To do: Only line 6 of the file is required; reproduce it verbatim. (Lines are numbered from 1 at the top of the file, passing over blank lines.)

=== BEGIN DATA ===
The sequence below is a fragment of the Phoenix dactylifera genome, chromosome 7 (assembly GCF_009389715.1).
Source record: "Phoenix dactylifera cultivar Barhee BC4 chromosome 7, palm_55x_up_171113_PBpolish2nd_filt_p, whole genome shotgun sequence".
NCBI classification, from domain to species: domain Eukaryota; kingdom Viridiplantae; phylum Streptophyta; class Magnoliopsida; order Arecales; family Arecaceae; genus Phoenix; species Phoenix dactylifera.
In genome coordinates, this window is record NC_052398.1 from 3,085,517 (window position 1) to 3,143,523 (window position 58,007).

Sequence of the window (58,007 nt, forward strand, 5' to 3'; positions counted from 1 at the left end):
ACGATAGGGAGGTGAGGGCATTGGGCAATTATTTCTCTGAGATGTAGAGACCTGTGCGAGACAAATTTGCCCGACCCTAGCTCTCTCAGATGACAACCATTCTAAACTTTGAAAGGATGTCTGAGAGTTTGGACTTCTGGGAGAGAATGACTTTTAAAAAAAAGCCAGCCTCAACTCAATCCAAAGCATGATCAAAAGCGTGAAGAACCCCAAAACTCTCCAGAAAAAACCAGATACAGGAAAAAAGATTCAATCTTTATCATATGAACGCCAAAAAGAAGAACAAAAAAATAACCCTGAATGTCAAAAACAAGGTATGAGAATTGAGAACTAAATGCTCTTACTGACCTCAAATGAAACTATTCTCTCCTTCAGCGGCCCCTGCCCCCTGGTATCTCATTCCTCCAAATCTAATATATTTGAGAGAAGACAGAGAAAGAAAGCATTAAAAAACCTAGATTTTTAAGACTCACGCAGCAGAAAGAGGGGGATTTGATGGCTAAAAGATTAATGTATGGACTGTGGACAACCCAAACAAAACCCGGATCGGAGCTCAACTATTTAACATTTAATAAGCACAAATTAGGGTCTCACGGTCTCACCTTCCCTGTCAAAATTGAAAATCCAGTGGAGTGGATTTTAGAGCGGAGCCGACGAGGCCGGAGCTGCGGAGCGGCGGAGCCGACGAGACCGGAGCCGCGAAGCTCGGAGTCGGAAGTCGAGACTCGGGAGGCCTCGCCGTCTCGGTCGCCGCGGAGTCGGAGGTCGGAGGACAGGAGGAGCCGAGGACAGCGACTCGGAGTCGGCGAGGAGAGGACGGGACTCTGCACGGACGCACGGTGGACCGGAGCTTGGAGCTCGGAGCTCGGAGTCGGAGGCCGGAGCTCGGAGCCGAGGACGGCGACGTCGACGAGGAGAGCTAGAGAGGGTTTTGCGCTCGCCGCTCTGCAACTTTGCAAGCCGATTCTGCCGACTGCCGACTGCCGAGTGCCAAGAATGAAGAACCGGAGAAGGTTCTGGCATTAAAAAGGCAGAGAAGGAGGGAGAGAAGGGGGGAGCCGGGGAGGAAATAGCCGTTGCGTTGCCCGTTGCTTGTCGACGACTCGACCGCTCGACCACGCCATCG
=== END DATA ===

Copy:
ACGATAGGGAGGTGAGGGCATTGGGCAATTATTTCTCTGAGATGTAGAGACCTGTGCGAGACAAATTTGCCCGACCCTAGCTCTCTCAGATGACAACCATTCTAAACTTTGAAAGGATGTCTGAGAGTTTGGACTTCTGGGAGAGAATGACTTTTAAAAAAAAGCCAGCCTCAACTCAATCCAAAGCATGATCAAAAGCGTGAAGAACCCCAAAACTCTCCAGAAAAAACCAGATACAGGAAAAAAGATTCAATCTTTATCATATGAACGCCAAAAAGAAGAACAAAAAAATAACCCTGAATGTCAAAAACAAGGTATGAGAATTGAGAACTAAATGCTCTTACTGACCTCAAATGAAACTATTCTCTCCTTCAGCGGCCCCTGCCCCCTGGTATCTCATTCCTCCAAATCTAATATATTTGAGAGAAGACAGAGAAAGAAAGCATTAAAAAACCTAGATTTTTAAGACTCACGCAGCAGAAAGAGGGGGATTTGATGGCTAAAAGATTAATGTATGGACTGTGGACAACCCAAACAAAACCCGGATCGGAGCTCAACTATTTAACATTTAATAAGCACAAATTAGGGTCTCACGGTCTCACCTTCCCTGTCAAAATTGAAAATCCAGTGGAGTGGATTTTAGAGCGGAGCCGACGAGGCCGGAGCTGCGGAGCGGCGGAGCCGACGAGACCGGAGCCGCGAAGCTCGGAGTCGGAAGTCGAGACTCGGGAGGCCTCGCCGTCTCGGTCGCCGCGGAGTCGGAGGTCGGAGGACAGGAGGAGCCGAGGACAGCGACTCGGAGTCGGCGAGGAGAGGACGGGACTCTGCACGGACGCACGGTGGACCGGAGCTTGGAGCTCGGAGCTCGGAGTCGGAGGCCGGAGCTCGGAGCCGAGGACGGCGACGTCGACGAGGAGAGCTAGAGAGGGTTTTGCGCTCGCCGCTCTGCAACTTTGCAAGCCGATTCTGCCGACTGCCGACTGCCGAGTGCCAAGAATGAAGAACCGGAGAAGGTTCTGGCATTAAAAAGGCAGAGAAGGAGGGAGAGAAGGGGGGAGCCGGGGAGGAAATAGCCGTTGCGTTGCCCGTTGCTTGTCGACGACTCGACCGCTCGACCACGCCATCG